While the New York City transit strike has ended just in time for a newly shorn Johnny Damon to make his triumphant entry into the Bronx for this afternoon's press conference at Yankee Stadium (chariot optional), the Red Sox remained in motion yesterday, at least by telephone, exploring trade and free agent possibilities.
Outside of reaching an agreement with backup catcher John Flaherty, making his second go-round with the Sox, nothing appeared imminent yesterday, though the Sox, according to an industry source, have expressed significant interest in free agent pitcher Kevin Millwood, the American League's ERA leader in 2005, who had a 9-11 record with a 2.86 ERA. There were indications last night the Red Sox were trying to arrange a visit for Millwood, though CEO Larry Lucchino is in San Diego for the holiday and principal owner John W. Henry was said to be visiting relatives.
At the moment, Boston's most serious competition would appear to be the Texas Rangers, who yesterday made an offer for the righthanded Millwood, who turns 31 tomorrow. Millwood's agent, Scott Boras, is seeking a five-year deal for Millwood, who last season was paid $7 million by the Indians.
The Orioles and Washington Nationals also have interest, though a couple of teams have dropped out of the running for Millwood's services, including the Seattle Mariners, who signed Jarrod Washburn earlier this week. The Dodgers reportedly had interest in Millwood, but that is not the case. In fact, the Dodgers are looming as a potential trading partner with the Red Sox for lefthander David Wells, with the Sox looking for bullpen help in return.
Millwood has had elbow and shoulder issues in the past. When Cleveland signed him to a one-year deal last January, there was contract language stipulating he would earn an additional $4 million signing bonus if he spent 20 days or fewer on the disabled list with a pitching-related injury to his elbow or shoulder. He collected the bonus and made 30 starts, becoming the first Indian since Rick Sutcliffe in 1982 to lead the league in ERA.
Millwood's record was primarily due to poor run support. A two-time 18-game winner with the Braves, Millwood received an average of 3.98 runs, the ninth-lowest average in the league.
The Sox, with money to spend after not re-signing Damon, envision featuring Millwood as no worse than a No. 3 starter in a rotation that also would feature Josh Beckett and Curt Schilling. The addition of Millwood would allow them to absorb the loss of Wells and to use Matt Clement and/or Bronson Arroyo as bargaining chips to address needs at shortstop, first base, and center field.
The Sox yesterday were closely monitoring the Miguel Tejada situation in Baltimore, where the Orioles were engaged in serious talks with the Cubs about the former MVP, also coveted by the Sox.
The Cubs have proposed a package, according to industry sources, that includes ace pitcher Mark Prior, center fielder Corey Patterson, and other players and prospects. The Cubs have told the Orioles if they give up a top pitcher, they want pitcher Erik Bedard from the Orioles. The Orioles are believed to want pitcher Carlos Zambrano as the centerpiece of any deal with the Cubs, as well as top outfield prospect Felix Pie.
The Sox, who have tried to interest the Orioles in a deal that would send Tejada to Boston for Manny Ramírez, who, like Tejada, has said he wants out, remain on the periphery with Baltimore. The Orioles have told the Sox they would not do a Ramírez-for-Tejada deal; they want pitching as well, and more than just a No. 4/No. 5 starter type like Arroyo. That presumably means one of the Sox' top young pitching prospects, too, such as Jon Lester or Jonathan Papelbon.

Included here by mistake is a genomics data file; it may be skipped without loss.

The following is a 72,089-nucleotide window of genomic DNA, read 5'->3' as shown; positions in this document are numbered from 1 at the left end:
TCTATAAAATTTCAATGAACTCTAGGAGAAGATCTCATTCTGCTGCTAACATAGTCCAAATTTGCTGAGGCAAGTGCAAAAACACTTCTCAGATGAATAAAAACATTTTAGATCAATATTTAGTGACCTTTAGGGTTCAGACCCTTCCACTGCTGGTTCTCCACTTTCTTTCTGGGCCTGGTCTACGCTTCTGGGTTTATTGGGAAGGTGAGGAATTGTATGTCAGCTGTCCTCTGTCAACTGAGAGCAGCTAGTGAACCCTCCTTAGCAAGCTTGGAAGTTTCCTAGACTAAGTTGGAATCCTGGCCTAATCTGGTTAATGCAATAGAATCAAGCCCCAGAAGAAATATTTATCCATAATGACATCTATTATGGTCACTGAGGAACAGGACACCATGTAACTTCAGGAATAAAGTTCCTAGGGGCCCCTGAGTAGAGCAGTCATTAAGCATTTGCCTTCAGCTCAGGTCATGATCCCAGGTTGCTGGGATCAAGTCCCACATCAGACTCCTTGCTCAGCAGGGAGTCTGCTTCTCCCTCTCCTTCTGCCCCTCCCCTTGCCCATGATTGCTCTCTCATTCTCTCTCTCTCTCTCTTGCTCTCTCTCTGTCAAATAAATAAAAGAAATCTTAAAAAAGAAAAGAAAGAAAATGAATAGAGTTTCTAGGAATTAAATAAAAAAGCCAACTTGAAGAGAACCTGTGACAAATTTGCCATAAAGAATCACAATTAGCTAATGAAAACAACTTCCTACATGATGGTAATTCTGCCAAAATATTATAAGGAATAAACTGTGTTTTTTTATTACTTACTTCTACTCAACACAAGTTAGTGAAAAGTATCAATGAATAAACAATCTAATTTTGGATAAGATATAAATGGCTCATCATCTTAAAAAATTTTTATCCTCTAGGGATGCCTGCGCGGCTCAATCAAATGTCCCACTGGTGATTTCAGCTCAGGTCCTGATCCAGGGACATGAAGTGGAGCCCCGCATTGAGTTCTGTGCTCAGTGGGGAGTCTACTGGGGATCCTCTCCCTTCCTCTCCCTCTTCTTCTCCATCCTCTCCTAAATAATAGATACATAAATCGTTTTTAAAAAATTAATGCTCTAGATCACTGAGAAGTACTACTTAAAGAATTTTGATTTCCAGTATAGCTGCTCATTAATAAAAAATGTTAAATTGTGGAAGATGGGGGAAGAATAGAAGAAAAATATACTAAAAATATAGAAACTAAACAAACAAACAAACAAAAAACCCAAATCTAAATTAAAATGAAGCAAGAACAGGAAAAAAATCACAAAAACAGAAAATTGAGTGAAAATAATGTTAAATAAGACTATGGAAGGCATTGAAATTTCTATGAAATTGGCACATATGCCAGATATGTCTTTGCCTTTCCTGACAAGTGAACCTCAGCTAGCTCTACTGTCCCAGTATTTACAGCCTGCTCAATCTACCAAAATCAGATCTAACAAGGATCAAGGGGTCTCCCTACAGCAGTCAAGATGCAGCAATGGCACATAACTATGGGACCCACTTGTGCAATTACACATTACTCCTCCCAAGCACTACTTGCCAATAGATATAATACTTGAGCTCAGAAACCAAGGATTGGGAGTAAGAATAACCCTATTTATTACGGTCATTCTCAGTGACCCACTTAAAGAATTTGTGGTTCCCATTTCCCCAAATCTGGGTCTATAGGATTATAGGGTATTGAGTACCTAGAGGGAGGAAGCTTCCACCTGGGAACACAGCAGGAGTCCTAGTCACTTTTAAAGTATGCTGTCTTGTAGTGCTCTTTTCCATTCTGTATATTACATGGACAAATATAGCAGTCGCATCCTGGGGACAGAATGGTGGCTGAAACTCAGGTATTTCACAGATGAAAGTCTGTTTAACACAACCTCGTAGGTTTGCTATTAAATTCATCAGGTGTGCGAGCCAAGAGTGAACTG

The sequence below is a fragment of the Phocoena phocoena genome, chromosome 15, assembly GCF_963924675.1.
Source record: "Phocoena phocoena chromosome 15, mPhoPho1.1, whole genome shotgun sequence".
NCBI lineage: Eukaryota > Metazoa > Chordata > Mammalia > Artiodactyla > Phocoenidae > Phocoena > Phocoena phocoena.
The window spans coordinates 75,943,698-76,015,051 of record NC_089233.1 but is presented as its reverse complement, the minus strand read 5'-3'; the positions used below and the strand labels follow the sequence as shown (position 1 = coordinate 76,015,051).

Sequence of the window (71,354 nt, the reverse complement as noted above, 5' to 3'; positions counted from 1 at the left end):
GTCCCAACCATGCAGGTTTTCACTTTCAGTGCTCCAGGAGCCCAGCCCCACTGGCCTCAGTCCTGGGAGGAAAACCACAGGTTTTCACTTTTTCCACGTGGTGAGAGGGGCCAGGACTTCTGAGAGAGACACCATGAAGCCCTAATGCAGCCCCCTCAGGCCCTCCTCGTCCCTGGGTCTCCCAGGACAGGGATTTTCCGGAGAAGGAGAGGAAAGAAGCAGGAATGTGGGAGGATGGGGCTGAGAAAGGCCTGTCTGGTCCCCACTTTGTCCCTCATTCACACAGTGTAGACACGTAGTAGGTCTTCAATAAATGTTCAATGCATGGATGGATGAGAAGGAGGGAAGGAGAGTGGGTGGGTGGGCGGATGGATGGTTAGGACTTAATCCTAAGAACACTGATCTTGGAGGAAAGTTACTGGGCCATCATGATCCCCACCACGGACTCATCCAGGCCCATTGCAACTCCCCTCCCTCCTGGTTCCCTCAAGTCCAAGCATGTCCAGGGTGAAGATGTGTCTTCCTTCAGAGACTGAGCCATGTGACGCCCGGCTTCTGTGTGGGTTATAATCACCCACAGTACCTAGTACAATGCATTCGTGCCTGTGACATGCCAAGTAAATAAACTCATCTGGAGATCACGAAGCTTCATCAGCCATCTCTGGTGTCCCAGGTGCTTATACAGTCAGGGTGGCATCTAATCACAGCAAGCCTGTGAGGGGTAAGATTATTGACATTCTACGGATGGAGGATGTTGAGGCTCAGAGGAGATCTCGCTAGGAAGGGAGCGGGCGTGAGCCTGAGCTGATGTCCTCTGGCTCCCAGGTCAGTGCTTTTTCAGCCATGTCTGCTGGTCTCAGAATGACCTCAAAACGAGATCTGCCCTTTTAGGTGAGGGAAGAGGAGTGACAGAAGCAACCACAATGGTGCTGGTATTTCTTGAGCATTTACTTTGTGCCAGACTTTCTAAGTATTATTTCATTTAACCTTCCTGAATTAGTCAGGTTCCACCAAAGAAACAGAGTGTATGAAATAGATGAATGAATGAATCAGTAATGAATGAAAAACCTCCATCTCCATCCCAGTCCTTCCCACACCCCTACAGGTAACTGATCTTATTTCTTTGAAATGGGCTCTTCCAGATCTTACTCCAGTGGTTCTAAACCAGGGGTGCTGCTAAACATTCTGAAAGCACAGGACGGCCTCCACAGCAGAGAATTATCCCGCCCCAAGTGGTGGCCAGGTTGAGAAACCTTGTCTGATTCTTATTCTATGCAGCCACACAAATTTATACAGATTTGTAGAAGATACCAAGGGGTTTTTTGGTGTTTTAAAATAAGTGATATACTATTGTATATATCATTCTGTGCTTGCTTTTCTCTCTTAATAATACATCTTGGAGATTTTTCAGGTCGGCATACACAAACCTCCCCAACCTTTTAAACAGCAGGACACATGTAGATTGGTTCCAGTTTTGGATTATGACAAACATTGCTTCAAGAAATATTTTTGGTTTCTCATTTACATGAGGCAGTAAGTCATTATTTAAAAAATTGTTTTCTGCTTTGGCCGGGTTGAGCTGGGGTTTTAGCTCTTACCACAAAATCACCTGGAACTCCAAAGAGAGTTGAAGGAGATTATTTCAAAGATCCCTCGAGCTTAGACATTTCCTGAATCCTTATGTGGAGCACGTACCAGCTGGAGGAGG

For now, the Orioles' talks with the Cubs are more advanced than with anyone else, though sources on both sides said nothing was imminent last night. There has been talk, as there is wont to be in these matters, of various three- or four-team scenarios, the most ambitious rumor one in which the Orioles would wind up with Ramírez and White Sox pitcher Jon Garland, the Cubs would get Tejada, the White Sox would get Bedard, and the Red Sox would receive Prior. That sounds like it belongs in the ho, ho, ho category, however.
There could be ramifications for the Red Sox even if the Orioles send Tejada elsewhere. One industry source said if Tejada is traded, he expects the Orioles to snatch up free agent shortstop Alex González, who also has been on the Sox' list. That could send the Sox back to Tampa Bay in search of a deal for Julio Lugo.
If Patterson goes to the Orioles, the Sox might have interest in incumbent Baltimore center fielder Luis Matos. All of this, of course, remains conjecture until someone pulls a trigger.
There was another report yesterday that the Sox were engaged in serious talks with Arizona for infielder Troy Glaus, with Toronto the other heavy bidder. But two industry sources said the Sox were an unlikely match for Glaus unless the price came way down. ESPN's Peter Gammons reported last night the Blue Jays were close to a deal for the 29-year-old Glaus.
Ramírez's future with the Sox remains as unsettled as ever, with multiple industry sources insisting they still believe Mets general manager Omar Minaya, who has shown a keen interest in Ramírez in the past, will make another run at Manny. Given the stealth-like fashion with which the Yankees made off with Damon, it should surprise no one that Minaya might just be waiting for the opportune time to strike.
After Damon came to terms with the Yankees, Damon and Boras said another club had offered a six-year deal. It had been widely assumed the Orioles were that team, but an Orioles' official told the Baltimore Sun last night the Orioles never made an offer for Damon, who agreed to a four-year, $52 million deal with the Yankees.